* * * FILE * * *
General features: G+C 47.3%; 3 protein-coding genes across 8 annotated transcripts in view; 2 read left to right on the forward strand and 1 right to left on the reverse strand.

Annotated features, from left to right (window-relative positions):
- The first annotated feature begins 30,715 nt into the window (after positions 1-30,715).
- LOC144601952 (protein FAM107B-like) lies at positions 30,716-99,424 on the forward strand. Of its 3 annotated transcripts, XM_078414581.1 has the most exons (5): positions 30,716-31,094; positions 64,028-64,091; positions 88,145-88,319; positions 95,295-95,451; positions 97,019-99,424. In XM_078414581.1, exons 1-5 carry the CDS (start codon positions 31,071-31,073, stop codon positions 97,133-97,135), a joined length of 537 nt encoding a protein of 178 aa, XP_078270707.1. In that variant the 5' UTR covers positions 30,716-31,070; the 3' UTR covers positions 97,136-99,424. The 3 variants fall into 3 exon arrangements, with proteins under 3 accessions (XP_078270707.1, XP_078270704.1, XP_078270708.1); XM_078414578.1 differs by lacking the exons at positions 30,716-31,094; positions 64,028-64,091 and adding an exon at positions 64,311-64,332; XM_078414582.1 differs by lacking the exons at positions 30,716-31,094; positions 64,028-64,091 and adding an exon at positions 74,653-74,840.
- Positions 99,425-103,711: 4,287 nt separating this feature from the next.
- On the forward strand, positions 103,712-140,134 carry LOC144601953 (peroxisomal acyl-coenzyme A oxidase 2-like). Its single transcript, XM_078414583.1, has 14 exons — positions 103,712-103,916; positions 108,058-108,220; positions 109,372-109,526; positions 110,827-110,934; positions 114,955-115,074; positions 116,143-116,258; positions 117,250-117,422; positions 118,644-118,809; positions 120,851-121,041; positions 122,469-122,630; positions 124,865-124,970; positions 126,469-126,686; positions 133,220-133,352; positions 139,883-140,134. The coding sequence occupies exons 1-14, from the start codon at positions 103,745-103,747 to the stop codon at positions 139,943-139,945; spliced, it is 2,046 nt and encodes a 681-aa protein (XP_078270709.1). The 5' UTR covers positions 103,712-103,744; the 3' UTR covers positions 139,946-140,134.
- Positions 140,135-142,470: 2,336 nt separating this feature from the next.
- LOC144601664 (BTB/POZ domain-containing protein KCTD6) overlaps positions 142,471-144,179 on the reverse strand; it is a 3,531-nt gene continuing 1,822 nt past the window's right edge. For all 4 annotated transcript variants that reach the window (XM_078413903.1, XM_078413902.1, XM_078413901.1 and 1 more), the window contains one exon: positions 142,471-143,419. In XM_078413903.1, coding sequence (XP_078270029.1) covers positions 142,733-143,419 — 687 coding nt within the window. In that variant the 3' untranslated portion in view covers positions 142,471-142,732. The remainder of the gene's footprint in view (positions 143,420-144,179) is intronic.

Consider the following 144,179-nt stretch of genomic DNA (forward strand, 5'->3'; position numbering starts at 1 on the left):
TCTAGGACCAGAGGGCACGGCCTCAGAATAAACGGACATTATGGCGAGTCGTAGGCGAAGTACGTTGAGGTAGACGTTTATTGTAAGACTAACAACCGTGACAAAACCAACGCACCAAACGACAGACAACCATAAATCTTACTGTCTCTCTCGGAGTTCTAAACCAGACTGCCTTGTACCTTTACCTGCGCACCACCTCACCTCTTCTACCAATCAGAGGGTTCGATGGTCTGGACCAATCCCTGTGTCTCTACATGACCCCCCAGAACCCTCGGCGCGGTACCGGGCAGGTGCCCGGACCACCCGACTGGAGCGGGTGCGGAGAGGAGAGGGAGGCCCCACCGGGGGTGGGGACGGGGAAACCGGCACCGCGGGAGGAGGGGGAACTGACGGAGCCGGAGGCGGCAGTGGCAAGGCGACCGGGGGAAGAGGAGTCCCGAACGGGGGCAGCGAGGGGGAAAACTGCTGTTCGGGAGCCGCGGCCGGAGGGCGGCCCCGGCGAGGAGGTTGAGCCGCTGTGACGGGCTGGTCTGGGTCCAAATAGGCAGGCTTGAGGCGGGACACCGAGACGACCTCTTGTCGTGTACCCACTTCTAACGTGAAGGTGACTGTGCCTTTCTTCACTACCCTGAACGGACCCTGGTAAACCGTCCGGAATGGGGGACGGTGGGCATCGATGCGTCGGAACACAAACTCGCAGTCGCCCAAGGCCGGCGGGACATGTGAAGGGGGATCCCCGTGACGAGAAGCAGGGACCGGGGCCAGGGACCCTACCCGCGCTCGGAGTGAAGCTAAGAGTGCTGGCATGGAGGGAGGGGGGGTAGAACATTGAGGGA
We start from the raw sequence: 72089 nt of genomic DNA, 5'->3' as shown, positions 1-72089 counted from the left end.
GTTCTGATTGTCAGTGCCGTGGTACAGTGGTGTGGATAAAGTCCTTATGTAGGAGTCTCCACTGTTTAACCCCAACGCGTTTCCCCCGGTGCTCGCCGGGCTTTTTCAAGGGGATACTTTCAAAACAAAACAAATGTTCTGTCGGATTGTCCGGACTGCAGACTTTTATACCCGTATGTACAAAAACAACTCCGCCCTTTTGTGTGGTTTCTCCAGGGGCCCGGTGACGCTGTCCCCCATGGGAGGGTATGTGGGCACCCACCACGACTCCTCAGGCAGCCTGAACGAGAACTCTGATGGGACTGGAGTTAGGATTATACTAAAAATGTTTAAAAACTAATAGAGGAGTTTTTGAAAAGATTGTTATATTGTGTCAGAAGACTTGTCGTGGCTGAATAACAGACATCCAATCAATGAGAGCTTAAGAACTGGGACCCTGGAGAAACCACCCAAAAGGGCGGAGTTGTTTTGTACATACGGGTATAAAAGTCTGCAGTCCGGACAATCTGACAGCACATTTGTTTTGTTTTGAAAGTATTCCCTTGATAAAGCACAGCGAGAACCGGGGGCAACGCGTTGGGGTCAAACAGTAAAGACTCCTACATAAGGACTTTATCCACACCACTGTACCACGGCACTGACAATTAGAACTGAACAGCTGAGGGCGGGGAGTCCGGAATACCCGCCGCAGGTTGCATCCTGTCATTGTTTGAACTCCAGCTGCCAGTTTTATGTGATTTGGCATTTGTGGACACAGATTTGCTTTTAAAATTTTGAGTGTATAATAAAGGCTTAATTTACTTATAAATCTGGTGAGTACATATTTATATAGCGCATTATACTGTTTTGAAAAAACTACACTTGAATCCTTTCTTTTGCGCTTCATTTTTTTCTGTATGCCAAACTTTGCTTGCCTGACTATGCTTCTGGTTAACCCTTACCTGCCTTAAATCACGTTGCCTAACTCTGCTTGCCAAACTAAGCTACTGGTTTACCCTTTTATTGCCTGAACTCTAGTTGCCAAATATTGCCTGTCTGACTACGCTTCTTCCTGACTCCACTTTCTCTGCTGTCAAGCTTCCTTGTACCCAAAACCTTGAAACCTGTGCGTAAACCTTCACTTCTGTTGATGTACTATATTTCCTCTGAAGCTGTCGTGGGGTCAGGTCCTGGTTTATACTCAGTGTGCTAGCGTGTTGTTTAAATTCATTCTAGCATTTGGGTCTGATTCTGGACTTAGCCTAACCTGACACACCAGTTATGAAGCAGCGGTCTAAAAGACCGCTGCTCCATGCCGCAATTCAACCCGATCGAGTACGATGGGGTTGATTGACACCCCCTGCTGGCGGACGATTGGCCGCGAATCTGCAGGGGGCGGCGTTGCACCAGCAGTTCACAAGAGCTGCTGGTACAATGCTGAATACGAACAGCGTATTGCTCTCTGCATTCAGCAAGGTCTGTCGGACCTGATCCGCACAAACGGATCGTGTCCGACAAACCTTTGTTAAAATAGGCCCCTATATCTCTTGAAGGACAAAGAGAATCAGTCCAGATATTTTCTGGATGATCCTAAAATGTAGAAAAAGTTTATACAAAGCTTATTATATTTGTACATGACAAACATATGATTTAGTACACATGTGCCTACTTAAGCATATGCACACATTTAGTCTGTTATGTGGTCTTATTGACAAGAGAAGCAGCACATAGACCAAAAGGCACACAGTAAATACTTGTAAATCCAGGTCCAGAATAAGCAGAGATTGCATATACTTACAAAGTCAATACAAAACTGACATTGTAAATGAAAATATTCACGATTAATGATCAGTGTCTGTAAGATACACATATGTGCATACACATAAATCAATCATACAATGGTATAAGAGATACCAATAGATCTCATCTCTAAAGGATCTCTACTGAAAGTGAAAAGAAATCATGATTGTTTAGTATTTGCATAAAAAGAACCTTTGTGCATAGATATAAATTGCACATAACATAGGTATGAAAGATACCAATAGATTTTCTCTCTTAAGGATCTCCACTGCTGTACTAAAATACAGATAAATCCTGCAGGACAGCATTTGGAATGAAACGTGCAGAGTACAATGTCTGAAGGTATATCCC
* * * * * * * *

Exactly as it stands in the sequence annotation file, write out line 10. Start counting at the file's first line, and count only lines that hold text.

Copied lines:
TCTAGGACCAGAGGGCACGGCCTCAGAATAAACGGACATTATGGCGAGTCGTAGGCGAAGTACGTTGAGGTAGACGTTTATTGTAAGACTAACAACCGTGACAAAACCAACGCACCAAACGACAGACAACCATAAATCTTACTGTCTCTCTCGGAGTTCTAAACCAGACTGCCTTGTACCTTTACCTGCGCACCACCTCACCTCTTCTACCAATCAGAGGGTTCGATGGTCTGGACCAATCCCTGTGTCTCTACATGACCCCCCAGAACCCTCGGCGCGGTACCGGGCAGGTGCCCGGACCACCCGACTGGAGCGGGTGCGGAGAGGAGAGGGAGGCCCCACCGGGGGTGGGGACGGGGAAACCGGCACCGCGGGAGGAGGGGGAACTGACGGAGCCGGAGGCGGCAGTGGCAAGGCGACCGGGGGAAGAGGAGTCCCGAACGGGGGCAGCGAGGGGGAAAACTGCTGTTCGGGAGCCGCGGCCGGAGGGCGGCCCCGGCGAGGAGGTTGAGCCGCTGTGACGGGCTGGTCTGGGTCCAAATAGGCAGGCTTGAGGCGGGACACCGAGACGACCTCTTGTCGTGTACCCACTTCTAACGTGAAGGTGACTGTGCCTTTCTTCACTACCCTGAACGGACCCTGGTAAACCGTCCGGAATGGGGGACGGTGGGCATCGATGCGTCGGAACACAAACTCGCAGTCGCCCAAGGCCGGCGGGACATGTGAAGGGGGATCCCCGTGACGAGAAGCAGGGACCGGGGCCAGGGACCCTACCCGCGCTCGGAGTGAAGCTAAGAGTGCTGGCATGGAGGGAGGGGGGGTAGAACATTGAGGGA